In January 2014, members of GEO Huntsville’s GEOINT and Responder working groups launched the rapid disaster response regional pilot program known as “Blueprint for Safety.” Work is underway to discover, define and test current data collection and technology integration methods. The working groups aim to demonstrate how existing and emerging technologies can enhance geospatial intelligence gathering through information sharing platforms to improve multi-jurisdictional rapid response. The team will incorporate a variety of new on-demand, online, self-service technologies and methods, one of which is a new toolset created by the National Geospatial-Intelligence Agency's (NGA) Integrated Working Group - Readiness, Response, and Recovery (IWG-R3) team for public safety use. Huntsville will utilize the IWG-R3’s workflow tool suite of open source code that is available on GitHub (see image of pilot project below). In addition, it will access GeoQ to collect geospatial features using automatic notification, and manage feature collection using Structured Observation Management (SOM) from among others. Finally, it will employ crowdsourcing, gamification, RFI creation and management, and the Event Page toolset to enhance information gathering and sharing during critical events. This solution, then, provides sufficient and effective transparency. Both GeoQ and Event Page employ new cloud-based methods built upon standards-based, open architectures. Multi-level access and cyber security measures will be applied to actionable information to facilitate better situational awareness and understanding of events in a municipal or county government environment. The mission of the pilot is to utilize geospatial intelligence to protect the local economy and security of the citizens, enabling both to remain viable during a crisis.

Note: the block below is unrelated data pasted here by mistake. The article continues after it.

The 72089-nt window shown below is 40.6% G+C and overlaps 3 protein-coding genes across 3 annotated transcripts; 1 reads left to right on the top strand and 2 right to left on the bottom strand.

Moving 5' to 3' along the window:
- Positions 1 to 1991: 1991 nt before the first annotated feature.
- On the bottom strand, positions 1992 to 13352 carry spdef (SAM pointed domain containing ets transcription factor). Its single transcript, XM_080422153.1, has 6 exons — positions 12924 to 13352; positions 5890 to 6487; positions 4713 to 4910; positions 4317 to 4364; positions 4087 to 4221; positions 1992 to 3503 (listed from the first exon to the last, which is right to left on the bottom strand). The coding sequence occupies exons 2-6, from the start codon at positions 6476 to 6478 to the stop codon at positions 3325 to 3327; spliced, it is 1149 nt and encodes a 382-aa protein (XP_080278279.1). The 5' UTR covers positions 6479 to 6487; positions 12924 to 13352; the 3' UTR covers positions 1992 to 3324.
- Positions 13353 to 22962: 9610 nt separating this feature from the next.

Further, the Energy Huntsville team is working collaboratively with a number of Energy Huntsville member companies and the U.S. Army Corps of Engineers to develop new micro-grid technology that is now the underlying catalyst for energy resilience. The strategy for many self-contained micro-grids that continue to function even in a “regional or national” grid failure assures resiliency. The benefits for cities, counties and even regions are significant considering the electrification dependency we have across a broad spectrum of our private and federal infrastructure.
In addition, Energy Huntsville and GEO Huntsville are working together with the City of Huntsville, the U.S. Space and Rocket Center and others in the Better Buildings Challenge (BBC). The city will host the transparent building data by building on its geospatial platform that will, under the BBC activity, enhance the city’s existing geographic information capability. Coupled with its energy optimization strategic plan, it will benefit the city and all citizens in achieving recognition as a truly smart, energy efficient and geo-capable municipality.
In all, with geospatial technology as the underpinning for emergency response to create a safe and prepared community; expertise in cybersecurity to support a secure future; and energy resiliency as the sustainable goal, Huntsville is fostering the Exemplar City model.